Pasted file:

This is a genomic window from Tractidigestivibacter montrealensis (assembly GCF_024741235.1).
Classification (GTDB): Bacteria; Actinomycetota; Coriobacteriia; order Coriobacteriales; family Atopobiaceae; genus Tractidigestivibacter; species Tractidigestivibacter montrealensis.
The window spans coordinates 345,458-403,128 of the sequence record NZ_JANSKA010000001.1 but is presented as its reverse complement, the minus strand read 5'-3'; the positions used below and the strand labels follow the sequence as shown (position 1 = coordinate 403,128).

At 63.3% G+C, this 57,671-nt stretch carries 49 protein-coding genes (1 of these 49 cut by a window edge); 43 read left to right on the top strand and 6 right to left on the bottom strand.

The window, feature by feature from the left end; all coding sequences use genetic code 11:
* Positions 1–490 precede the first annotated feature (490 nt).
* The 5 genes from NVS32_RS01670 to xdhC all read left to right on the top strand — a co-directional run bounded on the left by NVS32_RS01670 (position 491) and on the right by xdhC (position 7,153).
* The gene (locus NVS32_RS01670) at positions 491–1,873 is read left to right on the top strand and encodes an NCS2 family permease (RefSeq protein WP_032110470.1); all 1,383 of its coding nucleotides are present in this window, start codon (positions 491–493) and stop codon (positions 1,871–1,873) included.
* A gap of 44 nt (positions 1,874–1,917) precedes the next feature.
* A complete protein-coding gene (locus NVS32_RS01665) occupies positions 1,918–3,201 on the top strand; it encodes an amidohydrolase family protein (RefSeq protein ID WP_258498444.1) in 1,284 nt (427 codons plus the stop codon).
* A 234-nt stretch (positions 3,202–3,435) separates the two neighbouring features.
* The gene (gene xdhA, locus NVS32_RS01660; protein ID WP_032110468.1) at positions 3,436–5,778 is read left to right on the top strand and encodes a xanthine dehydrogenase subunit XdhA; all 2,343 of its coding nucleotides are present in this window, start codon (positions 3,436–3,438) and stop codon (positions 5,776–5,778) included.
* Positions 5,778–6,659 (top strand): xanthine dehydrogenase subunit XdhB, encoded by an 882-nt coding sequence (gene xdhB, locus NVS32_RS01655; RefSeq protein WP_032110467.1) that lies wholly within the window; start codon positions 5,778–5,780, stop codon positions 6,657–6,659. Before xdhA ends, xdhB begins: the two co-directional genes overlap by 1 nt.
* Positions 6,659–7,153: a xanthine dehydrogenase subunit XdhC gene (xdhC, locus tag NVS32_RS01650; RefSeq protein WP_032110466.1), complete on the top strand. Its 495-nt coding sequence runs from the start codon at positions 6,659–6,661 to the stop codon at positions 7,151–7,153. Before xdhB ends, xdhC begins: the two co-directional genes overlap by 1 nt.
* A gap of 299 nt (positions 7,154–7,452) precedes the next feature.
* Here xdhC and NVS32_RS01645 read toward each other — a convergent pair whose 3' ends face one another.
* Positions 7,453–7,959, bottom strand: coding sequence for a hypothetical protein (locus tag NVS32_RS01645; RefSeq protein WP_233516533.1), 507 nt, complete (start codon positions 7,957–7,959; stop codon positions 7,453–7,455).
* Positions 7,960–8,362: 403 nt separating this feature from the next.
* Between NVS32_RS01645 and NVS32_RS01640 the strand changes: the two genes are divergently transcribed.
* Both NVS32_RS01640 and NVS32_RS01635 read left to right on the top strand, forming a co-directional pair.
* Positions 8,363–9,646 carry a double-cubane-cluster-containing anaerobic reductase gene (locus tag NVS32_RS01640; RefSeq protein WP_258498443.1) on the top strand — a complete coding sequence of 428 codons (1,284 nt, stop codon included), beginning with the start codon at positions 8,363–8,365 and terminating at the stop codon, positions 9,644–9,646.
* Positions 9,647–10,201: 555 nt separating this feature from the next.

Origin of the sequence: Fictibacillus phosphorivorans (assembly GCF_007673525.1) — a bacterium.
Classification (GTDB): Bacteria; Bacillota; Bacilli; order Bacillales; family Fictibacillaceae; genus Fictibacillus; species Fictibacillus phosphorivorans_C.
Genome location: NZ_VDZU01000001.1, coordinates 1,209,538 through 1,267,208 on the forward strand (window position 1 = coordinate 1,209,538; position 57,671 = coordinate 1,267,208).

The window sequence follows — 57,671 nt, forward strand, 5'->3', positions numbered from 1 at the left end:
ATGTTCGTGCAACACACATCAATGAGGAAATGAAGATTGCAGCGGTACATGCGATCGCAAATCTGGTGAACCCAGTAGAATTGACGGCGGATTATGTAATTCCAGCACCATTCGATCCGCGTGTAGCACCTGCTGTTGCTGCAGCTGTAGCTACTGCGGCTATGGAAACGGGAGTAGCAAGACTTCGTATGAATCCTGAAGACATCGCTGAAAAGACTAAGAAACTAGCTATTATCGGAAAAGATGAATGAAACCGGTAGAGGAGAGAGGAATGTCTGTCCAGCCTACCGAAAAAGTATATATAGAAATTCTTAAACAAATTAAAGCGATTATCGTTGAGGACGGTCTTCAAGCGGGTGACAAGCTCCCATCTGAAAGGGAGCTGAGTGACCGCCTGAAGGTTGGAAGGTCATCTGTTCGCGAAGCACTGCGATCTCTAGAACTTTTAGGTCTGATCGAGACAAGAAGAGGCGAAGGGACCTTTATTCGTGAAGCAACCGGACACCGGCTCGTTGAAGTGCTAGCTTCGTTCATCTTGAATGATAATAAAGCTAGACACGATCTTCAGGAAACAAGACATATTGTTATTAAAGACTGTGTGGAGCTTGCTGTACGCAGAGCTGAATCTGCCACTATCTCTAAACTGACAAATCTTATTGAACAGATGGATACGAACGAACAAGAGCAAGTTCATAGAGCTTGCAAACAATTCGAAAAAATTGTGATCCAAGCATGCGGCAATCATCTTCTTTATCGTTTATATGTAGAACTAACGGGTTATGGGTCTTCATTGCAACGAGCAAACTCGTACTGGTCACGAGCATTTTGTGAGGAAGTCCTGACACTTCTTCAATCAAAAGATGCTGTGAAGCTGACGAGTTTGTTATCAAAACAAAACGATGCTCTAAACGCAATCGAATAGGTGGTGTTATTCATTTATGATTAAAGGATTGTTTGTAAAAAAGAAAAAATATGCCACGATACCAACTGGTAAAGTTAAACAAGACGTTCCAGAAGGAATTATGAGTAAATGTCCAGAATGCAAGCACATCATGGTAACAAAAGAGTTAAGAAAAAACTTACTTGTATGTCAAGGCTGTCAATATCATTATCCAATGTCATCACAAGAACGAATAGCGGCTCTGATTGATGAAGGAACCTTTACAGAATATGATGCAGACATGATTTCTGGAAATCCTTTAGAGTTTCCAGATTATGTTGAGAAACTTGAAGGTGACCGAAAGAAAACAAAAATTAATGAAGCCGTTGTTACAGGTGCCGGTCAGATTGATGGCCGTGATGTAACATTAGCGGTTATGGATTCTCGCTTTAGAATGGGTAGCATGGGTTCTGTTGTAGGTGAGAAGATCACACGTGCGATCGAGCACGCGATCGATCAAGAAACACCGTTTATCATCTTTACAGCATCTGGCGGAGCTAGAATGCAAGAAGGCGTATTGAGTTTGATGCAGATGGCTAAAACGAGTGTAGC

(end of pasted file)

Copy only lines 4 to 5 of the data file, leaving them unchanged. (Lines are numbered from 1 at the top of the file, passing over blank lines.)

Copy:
At 63.3% G+C, this 57,671-nt stretch carries 49 protein-coding genes (1 of these 49 cut by a window edge); 43 read left to right on the top strand and 6 right to left on the bottom strand.

The window, feature by feature from the left end; all coding sequences use genetic code 11: